What You-Are.
April 29, 2017

What You Are. michael sean symonds













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September 17, 2009



In the beginning,

it’s ALL about the mind,

it feels and seems that it’s all-ways about the mind,

and it’s all about “you”.


There is seduction and perceived safety in the mind;

the knowing and the not knowing,

and the you.


In the beginning, it’s all about the mind and its needs, wants and desires. 

It’s all about the gains and loses,

the successes and failures that only a mind or you,

can come up with.


It’s all about its likes and dislikes,

it’s concerns,


and its anxieties.


It’s all about its strengths and weaknesses,

JOY’s and sorrows,

its perceived past,

and its imagined future.


It’s all about its frustrations,

dreams and misunderstandings;

and the pain and pleasure that it creates or does not create,

for now.


For now,

it’s all about the mind,

and it’s all about the “you”;

it’s all about the you,

you imagine yourself to be as a result of identifying with the mind, as you.


There comes a time for some, when all this drama and all this nonsense begins to fade, when the deepest part of Self seems to say enough!  By taking our attention off the mind and its wanderings and instead, placing it on the One who is aware of the mind, its wanderings and its obsessions.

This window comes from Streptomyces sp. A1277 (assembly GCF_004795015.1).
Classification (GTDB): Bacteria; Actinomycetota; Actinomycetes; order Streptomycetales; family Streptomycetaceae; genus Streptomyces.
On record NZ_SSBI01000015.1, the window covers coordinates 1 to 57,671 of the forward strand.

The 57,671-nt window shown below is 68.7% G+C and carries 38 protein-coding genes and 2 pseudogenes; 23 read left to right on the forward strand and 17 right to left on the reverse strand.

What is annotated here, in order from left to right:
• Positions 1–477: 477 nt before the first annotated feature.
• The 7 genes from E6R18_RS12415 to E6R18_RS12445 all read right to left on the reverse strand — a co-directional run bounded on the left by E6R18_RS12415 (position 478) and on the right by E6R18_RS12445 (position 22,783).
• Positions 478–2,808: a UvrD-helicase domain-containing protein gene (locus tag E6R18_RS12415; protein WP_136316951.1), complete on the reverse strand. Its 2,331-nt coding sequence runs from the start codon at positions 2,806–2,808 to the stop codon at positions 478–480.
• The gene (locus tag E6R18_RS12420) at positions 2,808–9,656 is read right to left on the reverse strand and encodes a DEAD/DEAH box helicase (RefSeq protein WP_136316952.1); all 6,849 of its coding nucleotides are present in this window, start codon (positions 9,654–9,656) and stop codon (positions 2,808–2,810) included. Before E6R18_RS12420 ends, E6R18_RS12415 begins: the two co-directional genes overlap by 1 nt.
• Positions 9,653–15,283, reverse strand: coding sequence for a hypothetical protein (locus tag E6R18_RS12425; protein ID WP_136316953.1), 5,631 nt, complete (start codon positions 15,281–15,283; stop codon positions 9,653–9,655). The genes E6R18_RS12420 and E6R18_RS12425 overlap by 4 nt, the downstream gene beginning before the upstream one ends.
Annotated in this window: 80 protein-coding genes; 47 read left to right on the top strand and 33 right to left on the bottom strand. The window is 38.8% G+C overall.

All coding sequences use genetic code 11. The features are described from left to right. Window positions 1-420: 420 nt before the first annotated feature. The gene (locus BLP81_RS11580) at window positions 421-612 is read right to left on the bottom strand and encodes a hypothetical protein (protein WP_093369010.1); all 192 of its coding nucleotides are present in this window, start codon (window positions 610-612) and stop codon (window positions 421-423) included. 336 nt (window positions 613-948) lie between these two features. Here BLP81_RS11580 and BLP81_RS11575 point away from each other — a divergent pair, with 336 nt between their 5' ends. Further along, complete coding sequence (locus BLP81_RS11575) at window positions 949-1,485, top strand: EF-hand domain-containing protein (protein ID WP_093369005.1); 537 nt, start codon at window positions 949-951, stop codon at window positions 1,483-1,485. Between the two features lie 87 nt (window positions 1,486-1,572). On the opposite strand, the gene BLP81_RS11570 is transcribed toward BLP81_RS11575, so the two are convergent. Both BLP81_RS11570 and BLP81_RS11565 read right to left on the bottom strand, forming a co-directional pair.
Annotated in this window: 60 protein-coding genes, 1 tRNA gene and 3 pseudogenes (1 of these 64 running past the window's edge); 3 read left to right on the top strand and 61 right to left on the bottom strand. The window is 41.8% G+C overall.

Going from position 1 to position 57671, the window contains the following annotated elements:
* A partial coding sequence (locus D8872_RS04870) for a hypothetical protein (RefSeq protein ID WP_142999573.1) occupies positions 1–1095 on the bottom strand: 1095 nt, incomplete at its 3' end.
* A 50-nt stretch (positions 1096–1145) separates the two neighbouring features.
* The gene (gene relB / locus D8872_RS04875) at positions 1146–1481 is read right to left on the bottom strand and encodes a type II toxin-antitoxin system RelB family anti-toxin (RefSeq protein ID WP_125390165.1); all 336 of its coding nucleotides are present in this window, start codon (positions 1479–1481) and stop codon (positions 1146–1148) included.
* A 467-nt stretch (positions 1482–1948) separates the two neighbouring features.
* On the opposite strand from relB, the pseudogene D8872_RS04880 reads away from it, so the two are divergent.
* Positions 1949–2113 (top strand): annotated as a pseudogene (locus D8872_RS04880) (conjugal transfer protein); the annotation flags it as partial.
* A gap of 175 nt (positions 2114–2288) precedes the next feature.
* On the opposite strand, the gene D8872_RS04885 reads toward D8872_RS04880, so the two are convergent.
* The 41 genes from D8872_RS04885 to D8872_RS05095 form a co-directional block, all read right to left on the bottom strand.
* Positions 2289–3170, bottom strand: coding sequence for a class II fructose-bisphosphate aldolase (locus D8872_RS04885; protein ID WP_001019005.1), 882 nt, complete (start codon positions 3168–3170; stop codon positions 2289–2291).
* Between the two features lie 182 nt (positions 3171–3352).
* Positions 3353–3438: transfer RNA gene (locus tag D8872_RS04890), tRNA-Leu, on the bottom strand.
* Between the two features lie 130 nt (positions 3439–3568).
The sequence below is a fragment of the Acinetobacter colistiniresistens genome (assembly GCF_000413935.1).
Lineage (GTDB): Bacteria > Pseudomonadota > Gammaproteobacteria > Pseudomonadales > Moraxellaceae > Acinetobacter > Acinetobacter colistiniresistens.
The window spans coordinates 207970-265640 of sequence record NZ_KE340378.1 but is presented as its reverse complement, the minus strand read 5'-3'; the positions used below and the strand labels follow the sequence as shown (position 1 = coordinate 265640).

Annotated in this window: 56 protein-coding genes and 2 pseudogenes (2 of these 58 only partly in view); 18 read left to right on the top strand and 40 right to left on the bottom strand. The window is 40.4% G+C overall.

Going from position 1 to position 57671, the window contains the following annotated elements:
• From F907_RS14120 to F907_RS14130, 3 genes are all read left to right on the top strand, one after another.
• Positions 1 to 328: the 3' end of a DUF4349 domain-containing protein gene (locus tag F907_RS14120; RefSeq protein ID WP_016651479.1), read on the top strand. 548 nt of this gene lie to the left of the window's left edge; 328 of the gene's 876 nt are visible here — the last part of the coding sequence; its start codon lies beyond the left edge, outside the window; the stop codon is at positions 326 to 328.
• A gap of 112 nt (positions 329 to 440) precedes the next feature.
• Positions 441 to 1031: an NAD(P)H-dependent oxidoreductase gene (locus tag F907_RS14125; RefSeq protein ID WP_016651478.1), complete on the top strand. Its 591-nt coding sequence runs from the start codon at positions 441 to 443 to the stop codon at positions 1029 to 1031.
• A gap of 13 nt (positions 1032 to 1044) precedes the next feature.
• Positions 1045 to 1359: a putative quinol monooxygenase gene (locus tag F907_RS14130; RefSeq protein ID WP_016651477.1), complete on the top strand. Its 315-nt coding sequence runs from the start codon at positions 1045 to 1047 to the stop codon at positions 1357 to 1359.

There comes a time when the mind AS you, can begin to fade, where the “you” you imagine yourself to be, begins to realize that there is more to the “you” than you could ever, possibly have imagined. More than the story of the good and the bad, more than the story of the highs and lows, more than the fantasies and phobia’s, the obsessions, compulsions, fixations and neurosis of a perceived mind that has its impulses and urges.

It is possible for a time to come when it is no longer about the mind only; a shift occurs when what is important, is not what we understand or know, what we have learned or not learned, but instead our ability to discern the difference between the mind, and all activity of the mind: the knower, the known and the knowing, the observer, the observed and the observing, the experiencer, the experience and the experiencing collapse into the One awareness of Being.

 There is a time when a space occurs, when there is a cut between the thought, the thinking and the thinker, the past and the future; where the perceiver, perceived and perceiving can end, where the thoughts, feelings, emotions, perceptions and associations subside. 

This is the space where freedom occurs, where there is no “in” or “out”, “up” or “down”, “here” or “there”, where there is no mind, no knower and no known.

This is the space where freedom occurs, where “pure”, “undivided” awareness arises, where there is no this and that.


(c) Copyright – Michael Sean Symonds. All Rights Reserved Worldwide.

13 Steps to Synchronicity… I = #11
April 20, 2008

#11 Investigate the validity of the “I” mind…